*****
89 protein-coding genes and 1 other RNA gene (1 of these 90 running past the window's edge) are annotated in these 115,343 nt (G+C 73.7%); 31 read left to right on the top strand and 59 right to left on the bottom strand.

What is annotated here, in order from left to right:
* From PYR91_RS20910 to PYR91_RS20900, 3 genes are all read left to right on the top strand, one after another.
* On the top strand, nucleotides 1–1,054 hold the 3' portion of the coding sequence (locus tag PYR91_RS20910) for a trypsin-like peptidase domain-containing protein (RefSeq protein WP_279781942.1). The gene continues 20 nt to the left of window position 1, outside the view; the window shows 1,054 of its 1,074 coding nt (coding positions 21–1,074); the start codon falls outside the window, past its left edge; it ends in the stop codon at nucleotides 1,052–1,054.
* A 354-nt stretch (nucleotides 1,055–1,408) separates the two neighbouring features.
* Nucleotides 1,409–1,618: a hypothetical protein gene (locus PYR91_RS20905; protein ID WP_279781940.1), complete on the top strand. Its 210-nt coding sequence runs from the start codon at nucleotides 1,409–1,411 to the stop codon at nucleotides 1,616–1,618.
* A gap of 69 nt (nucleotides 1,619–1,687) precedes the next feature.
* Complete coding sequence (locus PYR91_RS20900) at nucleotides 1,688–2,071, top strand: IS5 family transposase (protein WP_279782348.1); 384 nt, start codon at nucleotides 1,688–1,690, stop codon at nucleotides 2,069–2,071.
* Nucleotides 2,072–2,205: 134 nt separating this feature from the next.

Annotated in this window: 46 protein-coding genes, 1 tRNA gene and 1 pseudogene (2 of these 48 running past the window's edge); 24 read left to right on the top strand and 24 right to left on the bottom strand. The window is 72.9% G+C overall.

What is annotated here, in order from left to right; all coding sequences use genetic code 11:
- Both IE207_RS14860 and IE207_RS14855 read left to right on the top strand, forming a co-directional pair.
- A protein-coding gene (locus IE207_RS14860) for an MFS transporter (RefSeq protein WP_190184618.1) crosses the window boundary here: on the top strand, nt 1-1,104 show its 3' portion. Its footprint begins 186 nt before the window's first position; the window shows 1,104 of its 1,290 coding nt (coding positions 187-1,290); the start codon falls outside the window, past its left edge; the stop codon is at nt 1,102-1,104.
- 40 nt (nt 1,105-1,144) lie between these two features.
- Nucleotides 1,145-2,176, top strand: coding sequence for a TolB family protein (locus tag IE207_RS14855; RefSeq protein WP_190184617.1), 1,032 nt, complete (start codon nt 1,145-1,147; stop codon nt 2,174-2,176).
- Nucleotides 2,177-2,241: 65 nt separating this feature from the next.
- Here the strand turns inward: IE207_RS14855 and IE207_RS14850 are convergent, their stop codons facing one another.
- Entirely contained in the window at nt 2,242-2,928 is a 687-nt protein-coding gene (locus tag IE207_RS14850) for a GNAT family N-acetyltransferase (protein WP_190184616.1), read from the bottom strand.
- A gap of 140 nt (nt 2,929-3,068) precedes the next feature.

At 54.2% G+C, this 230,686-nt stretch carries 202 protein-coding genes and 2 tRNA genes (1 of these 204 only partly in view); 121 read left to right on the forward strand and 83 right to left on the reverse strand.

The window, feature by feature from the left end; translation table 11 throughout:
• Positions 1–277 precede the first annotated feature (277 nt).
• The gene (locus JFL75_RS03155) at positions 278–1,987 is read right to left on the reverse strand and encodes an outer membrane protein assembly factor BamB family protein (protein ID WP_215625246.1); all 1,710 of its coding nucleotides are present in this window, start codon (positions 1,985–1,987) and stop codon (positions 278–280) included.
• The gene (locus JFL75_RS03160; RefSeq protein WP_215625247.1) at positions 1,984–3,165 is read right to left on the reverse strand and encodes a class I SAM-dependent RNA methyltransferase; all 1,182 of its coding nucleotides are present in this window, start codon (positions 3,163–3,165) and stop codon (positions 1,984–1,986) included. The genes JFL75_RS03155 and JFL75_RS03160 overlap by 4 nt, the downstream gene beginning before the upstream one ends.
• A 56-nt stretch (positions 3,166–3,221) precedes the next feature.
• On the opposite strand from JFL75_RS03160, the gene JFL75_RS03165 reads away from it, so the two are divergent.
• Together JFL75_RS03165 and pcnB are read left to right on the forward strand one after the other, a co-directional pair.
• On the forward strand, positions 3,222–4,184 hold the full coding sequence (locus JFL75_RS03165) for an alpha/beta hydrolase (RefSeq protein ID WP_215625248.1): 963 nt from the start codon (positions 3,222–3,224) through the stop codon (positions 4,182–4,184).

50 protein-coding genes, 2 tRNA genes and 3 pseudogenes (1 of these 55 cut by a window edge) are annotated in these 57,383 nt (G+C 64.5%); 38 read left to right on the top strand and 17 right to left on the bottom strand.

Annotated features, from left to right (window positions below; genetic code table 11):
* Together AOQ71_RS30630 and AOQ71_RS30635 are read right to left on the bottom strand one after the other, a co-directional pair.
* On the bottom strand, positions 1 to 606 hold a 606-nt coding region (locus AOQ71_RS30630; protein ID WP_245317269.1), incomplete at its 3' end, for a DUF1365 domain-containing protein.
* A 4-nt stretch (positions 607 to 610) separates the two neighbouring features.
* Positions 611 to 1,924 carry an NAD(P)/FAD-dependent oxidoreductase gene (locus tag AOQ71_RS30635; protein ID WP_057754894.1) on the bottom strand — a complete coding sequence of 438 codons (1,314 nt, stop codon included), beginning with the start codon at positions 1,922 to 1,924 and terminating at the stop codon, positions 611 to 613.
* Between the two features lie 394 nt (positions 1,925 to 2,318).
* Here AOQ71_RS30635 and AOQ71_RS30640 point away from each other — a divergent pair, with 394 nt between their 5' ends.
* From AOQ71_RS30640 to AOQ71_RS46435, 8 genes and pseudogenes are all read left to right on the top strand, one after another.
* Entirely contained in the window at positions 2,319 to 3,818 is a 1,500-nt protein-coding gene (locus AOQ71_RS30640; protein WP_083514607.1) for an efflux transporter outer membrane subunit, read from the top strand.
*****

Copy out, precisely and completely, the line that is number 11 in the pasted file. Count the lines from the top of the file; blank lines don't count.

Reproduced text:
What is annotated here, in order from left to right; all coding sequences use genetic code 11: